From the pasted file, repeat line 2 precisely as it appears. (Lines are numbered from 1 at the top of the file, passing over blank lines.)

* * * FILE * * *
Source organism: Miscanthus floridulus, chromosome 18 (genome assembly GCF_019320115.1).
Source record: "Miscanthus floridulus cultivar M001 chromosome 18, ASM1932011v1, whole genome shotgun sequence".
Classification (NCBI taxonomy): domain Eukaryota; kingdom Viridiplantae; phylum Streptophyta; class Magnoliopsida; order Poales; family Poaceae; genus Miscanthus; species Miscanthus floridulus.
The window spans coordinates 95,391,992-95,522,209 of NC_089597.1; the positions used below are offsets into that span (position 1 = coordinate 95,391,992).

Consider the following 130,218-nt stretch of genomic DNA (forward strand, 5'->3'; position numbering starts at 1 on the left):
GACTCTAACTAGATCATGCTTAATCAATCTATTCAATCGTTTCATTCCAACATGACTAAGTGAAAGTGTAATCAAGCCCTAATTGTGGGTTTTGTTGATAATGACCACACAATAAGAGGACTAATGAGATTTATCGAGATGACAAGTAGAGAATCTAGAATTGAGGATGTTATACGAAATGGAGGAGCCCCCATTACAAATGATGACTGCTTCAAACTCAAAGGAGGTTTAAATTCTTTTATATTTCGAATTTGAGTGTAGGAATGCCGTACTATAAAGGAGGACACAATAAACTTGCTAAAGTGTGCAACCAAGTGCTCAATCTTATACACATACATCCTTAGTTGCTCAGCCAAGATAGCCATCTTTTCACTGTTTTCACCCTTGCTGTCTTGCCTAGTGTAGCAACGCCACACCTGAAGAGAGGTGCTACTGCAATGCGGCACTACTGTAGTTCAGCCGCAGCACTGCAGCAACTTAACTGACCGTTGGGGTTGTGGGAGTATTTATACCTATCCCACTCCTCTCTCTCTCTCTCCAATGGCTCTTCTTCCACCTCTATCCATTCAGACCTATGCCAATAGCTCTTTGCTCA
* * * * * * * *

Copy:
Source record: "Miscanthus floridulus cultivar M001 chromosome 18, ASM1932011v1, whole genome shotgun sequence".